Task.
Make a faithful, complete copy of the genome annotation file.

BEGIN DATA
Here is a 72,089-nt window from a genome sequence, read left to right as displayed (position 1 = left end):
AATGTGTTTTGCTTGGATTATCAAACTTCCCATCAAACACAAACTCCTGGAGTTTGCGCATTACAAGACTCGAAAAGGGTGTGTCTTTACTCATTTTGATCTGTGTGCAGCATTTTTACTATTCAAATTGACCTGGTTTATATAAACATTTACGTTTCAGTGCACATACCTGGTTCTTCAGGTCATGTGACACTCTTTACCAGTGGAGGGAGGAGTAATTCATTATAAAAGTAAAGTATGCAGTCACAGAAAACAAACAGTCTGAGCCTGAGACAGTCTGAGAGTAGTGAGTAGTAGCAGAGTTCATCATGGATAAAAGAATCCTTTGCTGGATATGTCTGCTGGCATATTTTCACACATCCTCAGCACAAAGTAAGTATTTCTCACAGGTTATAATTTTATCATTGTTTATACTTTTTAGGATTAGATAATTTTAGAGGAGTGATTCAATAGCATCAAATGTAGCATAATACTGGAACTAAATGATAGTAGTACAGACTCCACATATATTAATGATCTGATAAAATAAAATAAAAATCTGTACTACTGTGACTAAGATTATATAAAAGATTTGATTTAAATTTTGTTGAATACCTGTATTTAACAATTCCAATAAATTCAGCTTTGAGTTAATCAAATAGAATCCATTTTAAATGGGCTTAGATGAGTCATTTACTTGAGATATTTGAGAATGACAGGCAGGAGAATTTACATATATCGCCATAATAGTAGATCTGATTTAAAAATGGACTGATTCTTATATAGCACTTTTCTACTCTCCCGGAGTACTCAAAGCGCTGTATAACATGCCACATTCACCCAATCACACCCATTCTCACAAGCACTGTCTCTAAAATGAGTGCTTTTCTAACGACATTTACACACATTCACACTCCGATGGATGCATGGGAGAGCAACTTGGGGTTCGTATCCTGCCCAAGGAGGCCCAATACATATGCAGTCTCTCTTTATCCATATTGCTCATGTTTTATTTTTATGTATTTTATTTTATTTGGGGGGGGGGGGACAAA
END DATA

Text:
Here is a 72,089-nt window from a genome sequence, read left to right as displayed (position 1 = left end):
AATGTGTTTTGCTTGGATTATCAAACTTCCCATCAAACACAAACTCCTGGAGTTTGCGCATTACAAGACTCGAAAAGGGTGTGTCTTTACTCATTTTGATCTGTGTGCAGCATTTTTACTATTCAAATTGACCTGGTTTATATAAACATTTACGTTTCAGTGCACATACCTGGTTCTTCAGGTCATGTGACACTCTTTACCAGTGGAGGGAGGAGTAATTCATTATAAAAGTAAAGTATGCAGTCACAGAAAACAAACAGTCTGAGCCTGAGACAGTCTGAGAGTAGTGAGTAGTAGCAGAGTTCATCATGGATAAAAGAATCCTTTGCTGGATATGTCTGCTGGCATATTTTCACACATCCTCAGCACAAAGTAAGTATTTCTCACAGGTTATAATTTTATCATTGTTTATACTTTTTAGGATTAGATAATTTTAGAGGAGTGATTCAATAGCATCAAATGTAGCATAATACTGGAACTAAATGATAGTAGTACAGACTCCACATATATTAATGATCTGATAAAATAAAATAAAAATCTGTACTACTGTGACTAAGATTATATAAAAGATTTGATTTAAATTTTGTTGAATACCTGTATTTAACAATTCCAATAAATTCAGCTTTGAGTTAATCAAATAGAATCCATTTTAAATGGGCTTAGATGAGTCATTTACTTGAGATATTTGAGAATGACAGGCAGGAGAATTTACATATATCGCCATAATAGTAGATCTGATTTAAAAATGGACTGATTCTTATATAGCACTTTTCTACTCTCCCGGAGTACTCAAAGCGCTGTATAACATGCCACATTCACCCAATCACACCCATTCTCACAAGCACTGTCTCTAAAATGAGTGCTTTTCTAACGACATTTACACACATTCACACTCCGATGGATGCATGGGAGAGCAACTTGGGGTTCGTATCCTGCCCAAGGAGGCCCAATACATATGCAGTCTCTCTTTATCCATATTGCTCATGTTTTATTTTTATGTATTTTATTTTATTTGGGGGGGGGGGGACAAA